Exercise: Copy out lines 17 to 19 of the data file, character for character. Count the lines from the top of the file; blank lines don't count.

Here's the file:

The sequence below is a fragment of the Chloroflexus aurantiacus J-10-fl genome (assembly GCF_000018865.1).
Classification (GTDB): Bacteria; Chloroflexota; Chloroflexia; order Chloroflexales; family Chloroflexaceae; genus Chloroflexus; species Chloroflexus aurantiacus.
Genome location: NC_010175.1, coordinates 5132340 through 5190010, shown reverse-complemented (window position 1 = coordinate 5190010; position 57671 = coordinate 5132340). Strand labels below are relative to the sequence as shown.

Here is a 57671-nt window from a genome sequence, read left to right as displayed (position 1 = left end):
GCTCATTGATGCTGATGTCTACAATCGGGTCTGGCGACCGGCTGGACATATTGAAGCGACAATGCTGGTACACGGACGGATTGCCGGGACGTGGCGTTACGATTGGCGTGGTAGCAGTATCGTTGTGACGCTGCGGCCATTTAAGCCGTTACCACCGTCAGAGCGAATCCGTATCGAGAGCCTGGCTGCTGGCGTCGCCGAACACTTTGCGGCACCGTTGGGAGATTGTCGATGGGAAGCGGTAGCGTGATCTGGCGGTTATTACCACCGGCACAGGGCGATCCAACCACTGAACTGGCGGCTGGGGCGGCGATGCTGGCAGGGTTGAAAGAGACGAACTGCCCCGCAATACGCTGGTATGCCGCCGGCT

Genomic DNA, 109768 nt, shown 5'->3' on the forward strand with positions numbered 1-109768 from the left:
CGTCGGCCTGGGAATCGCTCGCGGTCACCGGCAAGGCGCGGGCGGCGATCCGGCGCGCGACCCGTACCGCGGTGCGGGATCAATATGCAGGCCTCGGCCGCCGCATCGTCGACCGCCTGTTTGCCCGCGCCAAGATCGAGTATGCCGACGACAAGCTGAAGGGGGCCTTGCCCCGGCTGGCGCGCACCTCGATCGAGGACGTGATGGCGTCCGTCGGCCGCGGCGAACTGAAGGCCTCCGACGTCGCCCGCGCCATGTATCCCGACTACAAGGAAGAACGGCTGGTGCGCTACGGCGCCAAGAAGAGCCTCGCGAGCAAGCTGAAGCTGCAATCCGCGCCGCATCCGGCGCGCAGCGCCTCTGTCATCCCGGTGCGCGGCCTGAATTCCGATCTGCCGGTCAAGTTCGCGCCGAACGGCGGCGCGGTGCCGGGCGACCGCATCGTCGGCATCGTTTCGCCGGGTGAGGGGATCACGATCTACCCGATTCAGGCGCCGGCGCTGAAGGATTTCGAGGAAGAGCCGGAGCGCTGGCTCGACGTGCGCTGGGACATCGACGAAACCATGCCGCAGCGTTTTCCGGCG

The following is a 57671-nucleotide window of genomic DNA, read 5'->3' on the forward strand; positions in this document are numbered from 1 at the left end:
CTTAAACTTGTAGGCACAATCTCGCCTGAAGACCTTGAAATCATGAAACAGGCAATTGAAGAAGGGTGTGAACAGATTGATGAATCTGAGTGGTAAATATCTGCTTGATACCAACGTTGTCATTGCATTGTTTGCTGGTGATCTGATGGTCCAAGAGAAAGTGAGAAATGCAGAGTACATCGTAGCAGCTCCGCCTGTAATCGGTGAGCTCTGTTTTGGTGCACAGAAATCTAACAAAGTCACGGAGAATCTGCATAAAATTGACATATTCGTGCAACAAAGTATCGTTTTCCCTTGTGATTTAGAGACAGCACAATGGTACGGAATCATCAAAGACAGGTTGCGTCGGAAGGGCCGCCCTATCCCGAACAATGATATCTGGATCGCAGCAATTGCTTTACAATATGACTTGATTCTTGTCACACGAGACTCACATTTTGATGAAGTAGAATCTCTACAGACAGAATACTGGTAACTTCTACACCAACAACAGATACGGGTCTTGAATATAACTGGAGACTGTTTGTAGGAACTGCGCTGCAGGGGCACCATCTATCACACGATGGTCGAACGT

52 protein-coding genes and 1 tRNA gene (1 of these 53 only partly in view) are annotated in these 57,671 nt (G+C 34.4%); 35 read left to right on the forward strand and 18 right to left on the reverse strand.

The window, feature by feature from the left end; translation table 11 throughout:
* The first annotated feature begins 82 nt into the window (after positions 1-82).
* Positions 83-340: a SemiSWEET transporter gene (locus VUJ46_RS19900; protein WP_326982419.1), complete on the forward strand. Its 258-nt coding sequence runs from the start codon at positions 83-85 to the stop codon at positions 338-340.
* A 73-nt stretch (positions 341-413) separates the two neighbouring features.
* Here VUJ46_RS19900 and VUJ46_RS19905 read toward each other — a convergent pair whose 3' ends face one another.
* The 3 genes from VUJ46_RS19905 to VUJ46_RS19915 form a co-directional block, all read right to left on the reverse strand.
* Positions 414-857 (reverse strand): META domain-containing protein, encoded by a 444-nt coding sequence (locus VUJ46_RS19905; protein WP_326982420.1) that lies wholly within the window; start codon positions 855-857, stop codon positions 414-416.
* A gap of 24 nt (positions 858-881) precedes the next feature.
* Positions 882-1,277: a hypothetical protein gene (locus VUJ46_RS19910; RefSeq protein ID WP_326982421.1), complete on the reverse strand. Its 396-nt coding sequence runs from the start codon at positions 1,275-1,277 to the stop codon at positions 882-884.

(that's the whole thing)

* Positions 414-857 (reverse strand): META domain-containing protein, encoded by a 444-nt coding sequence (locus VUJ46_RS19905; protein WP_326982420.1) that lies wholly within the window; start codon positions 855-857, stop codon positions 414-416.
* A gap of 24 nt (positions 858-881) precedes the next feature.
* Positions 882-1,277: a hypothetical protein gene (locus VUJ46_RS19910; RefSeq protein ID WP_326982421.1), complete on the reverse strand. Its 396-nt coding sequence runs from the start codon at positions 1,275-1,277 to the stop codon at positions 882-884.